A Room of Their Own: Pawtucket gallery puts queer artists at the forefront

The Queer Art Collective, set in the historic Exchange Street District of Pawtucket, is open to all visitors. There is no sense of exclusion upon walking through its doors, and the artwork of the current exhibit represents a very diverse collection of voices and views, from Joe Welch’s evocative, prolapsing sculptures to the surreal and timeless photographic images by Darrion Rose. But the gallery has an unusual submissions policy: Queer Artists Only Need Apply. 

Gallery owner and director Taylor Davis takes a decisive stand in her mission statement at the company website: “Here, at The Queer Art Collective, we put queer artists at the forefront and refuse to have their true stories silenced. It’s our mission to break down heteronormative art culture and create a space that doesn’t tokenize sexuality for means of diversity. Queerness is not a performance to be commercialized and capitalized upon.”

What makes this space truly unique is that in her quest for an LGBTQIA+ sanctuary, Davis has also managed to create a space where everyone who enters feels welcome.


“I opened during the pandemic – because of the pandemic,” Davis told me. Admission was by appointment only at first. “It was for COVID at the time. People needed to get out of the house, they were getting so depressed, lonely and isolated. Here, they could come in, walk around and see art. One thing a lot of people have said to me was, ‘I haven’t seen art in person in over a year!’”

I asked if there had been any protest from straight artists or accusations of discrimination. This is something that Davis readily admits. “That’s right, they’d be correct in that.” She added, “It’s not our intention to discriminate against heterosexuals. However, it is making the statement that this is our space.” Davis has seen a general lack of representation for queer artists, and sees this gallery as a step toward balance. “How often do you hear about places that discriminate and only hire straight people? And if you aren’t straight, they will treat you poorly. Well, this is a space where LGBTQIA+ artists don’t have to feel that way.”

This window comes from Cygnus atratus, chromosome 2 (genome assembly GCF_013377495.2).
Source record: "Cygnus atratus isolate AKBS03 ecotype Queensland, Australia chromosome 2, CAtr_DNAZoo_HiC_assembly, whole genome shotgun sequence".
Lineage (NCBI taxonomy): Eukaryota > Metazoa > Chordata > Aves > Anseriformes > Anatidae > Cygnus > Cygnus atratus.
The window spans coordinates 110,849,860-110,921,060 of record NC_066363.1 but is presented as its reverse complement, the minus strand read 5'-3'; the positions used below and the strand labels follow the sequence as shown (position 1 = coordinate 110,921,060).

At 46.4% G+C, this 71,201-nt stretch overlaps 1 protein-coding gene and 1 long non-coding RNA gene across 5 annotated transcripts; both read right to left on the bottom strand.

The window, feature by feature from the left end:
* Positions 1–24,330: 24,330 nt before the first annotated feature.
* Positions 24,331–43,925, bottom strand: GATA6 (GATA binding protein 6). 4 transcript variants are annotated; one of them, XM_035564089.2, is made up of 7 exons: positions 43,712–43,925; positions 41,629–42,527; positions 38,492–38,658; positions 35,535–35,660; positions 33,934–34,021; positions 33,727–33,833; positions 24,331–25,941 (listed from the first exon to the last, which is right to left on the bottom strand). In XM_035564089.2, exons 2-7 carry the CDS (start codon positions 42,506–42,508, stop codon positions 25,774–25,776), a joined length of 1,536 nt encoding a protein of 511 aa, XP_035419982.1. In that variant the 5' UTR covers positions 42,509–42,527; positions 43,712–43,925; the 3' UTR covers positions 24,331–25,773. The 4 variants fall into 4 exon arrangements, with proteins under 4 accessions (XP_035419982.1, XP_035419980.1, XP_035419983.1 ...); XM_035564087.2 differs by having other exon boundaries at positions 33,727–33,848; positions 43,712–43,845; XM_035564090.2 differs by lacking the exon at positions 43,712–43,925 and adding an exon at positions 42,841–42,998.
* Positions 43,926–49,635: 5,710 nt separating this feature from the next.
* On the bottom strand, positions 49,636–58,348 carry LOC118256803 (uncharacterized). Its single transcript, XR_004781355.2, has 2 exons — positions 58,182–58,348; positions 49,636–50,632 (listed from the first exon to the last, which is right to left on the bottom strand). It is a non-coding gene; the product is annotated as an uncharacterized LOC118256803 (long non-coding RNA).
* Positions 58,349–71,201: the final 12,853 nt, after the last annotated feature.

Davis is amazed at the support she has found since moving to RI. ”I feel like I have a community here now – I’m meeting all these other people with stores and galleries. I’ve never seen so many workers’ unions. cooperatives and collectives as I’ve seen here, and it’s really exciting to be a part of that. It’s like finding your people. And now I have a company that I am bringing others into; it’s changed me as a person along with my perspective on what community is and what I want to do here.”

The current exhibit runs through October 5 and has an intriguing theme: When The Colors Fade: A Queer Riot Against Corporate Pride. Davis explained, “It’s in response to the companies that don’t support LGBTQIA+ people normally, but they want to capitalize off of us, so they’ve come out with gay pride rainbow merch to cash in.”

The gallery is booked through January, which is when their current lease is up. But Davis has big plans for the future. “I’d like to get a license for a wine bar; hopefully we can open the gallery portion and keep that going during construction. We’re looking at property now in Providence proper. I do love Pawtucket, but I don’t get a lot of foot traffic, so I need a place that’s more centralized for people who just walk in. Things are really opening up.”

As the world struggles to find its way back from COVID, Davis has established her own new normal for a group that has too often been targeted or marginalized. “As human beings we all experience classism in different forms; this gallery is about my own community and what I can do for them. Queer people deserve to have safe spaces. They deserve to have companies that care about them and their voice.”

This is one company that does.

The Queer Art Collective is at 172 Exchange St, Pawtucket. To reserve your tickets for the July exhibition open house visit or go to for more info.